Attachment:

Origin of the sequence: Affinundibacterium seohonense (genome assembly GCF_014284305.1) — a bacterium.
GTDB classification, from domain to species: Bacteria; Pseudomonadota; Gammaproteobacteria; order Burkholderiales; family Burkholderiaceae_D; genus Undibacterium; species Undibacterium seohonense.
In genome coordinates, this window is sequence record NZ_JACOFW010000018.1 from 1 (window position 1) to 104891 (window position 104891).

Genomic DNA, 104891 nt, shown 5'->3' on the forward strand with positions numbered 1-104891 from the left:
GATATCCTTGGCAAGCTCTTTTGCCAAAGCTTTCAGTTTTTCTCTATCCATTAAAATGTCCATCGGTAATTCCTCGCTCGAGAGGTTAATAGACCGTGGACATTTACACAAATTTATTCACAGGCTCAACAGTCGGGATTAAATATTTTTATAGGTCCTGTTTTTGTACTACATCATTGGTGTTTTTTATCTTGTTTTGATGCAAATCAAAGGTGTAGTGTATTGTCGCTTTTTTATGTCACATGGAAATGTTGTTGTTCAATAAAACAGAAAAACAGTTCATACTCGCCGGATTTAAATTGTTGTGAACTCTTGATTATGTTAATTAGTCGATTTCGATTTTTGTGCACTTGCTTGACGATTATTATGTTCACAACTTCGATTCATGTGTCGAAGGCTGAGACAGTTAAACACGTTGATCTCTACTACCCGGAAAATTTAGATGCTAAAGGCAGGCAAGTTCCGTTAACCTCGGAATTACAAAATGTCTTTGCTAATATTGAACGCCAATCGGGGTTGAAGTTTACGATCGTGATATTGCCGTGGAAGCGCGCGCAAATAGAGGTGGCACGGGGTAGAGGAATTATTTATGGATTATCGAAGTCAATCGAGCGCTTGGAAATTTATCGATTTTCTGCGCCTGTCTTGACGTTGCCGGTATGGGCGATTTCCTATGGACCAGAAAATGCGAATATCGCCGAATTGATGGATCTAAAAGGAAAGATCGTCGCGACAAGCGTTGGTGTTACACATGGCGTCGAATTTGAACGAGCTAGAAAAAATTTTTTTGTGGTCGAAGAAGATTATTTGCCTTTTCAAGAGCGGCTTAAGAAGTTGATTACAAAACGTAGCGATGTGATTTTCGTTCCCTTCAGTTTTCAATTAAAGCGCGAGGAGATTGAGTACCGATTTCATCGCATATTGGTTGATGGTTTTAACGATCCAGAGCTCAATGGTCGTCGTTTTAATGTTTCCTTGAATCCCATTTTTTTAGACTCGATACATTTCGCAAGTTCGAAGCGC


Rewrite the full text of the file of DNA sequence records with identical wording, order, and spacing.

Origin of the sequence: Affinundibacterium seohonense (genome assembly GCF_014284305.1) — a bacterium.
GTDB classification, from domain to species: Bacteria; Pseudomonadota; Gammaproteobacteria; order Burkholderiales; family Burkholderiaceae_D; genus Undibacterium; species Undibacterium seohonense.
In genome coordinates, this window is sequence record NZ_JACOFW010000018.1 from 1 (window position 1) to 104891 (window position 104891).

Genomic DNA, 104891 nt, shown 5'->3' on the forward strand with positions numbered 1-104891 from the left:
GATATCCTTGGCAAGCTCTTTTGCCAAAGCTTTCAGTTTTTCTCTATCCATTAAAATGTCCATCGGTAATTCCTCGCTCGAGAGGTTAATAGACCGTGGACATTTACACAAATTTATTCACAGGCTCAACAGTCGGGATTAAATATTTTTATAGGTCCTGTTTTTGTACTACATCATTGGTGTTTTTTATCTTGTTTTGATGCAAATCAAAGGTGTAGTGTATTGTCGCTTTTTTATGTCACATGGAAATGTTGTTGTTCAATAAAACAGAAAAACAGTTCATACTCGCCGGATTTAAATTGTTGTGAACTCTTGATTATGTTAATTAGTCGATTTCGATTTTTGTGCACTTGCTTGACGATTATTATGTTCACAACTTCGATTCATGTGTCGAAGGCTGAGACAGTTAAACACGTTGATCTCTACTACCCGGAAAATTTAGATGCTAAAGGCAGGCAAGTTCCGTTAACCTCGGAATTACAAAATGTCTTTGCTAATATTGAACGCCAATCGGGGTTGAAGTTTACGATCGTGATATTGCCGTGGAAGCGCGCGCAAATAGAGGTGGCACGGGGTAGAGGAATTATTTATGGATTATCGAAGTCAATCGAGCGCTTGGAAATTTATCGATTTTCTGCGCCTGTCTTGACGTTGCCGGTATGGGCGATTTCCTATGGACCAGAAAATGCGAATATCGCCGAATTGATGGATCTAAAAGGAAAGATCGTCGCGACAAGCGTTGGTGTTACACATGGCGTCGAATTTGAACGAGCTAGAAAAAATTTTTTTGTGGTCGAAGAAGATTATTTGCCTTTTCAAGAGCGGCTTAAGAAGTTGATTACAAAACGTAGCGATGTGATTTTCGTTCCCTTCAGTTTTCAATTAAAGCGCGAGGAGATTGAGTACCGATTTCATCGCATATTGGTTGATGGTTTTAACGATCCAGAGCTCAATGGTCGTCGTTTTAATGTTTCCTTGAATCCCATTTTTTTAGACTCGATACATTTCGCAAGTTCGAAGCGC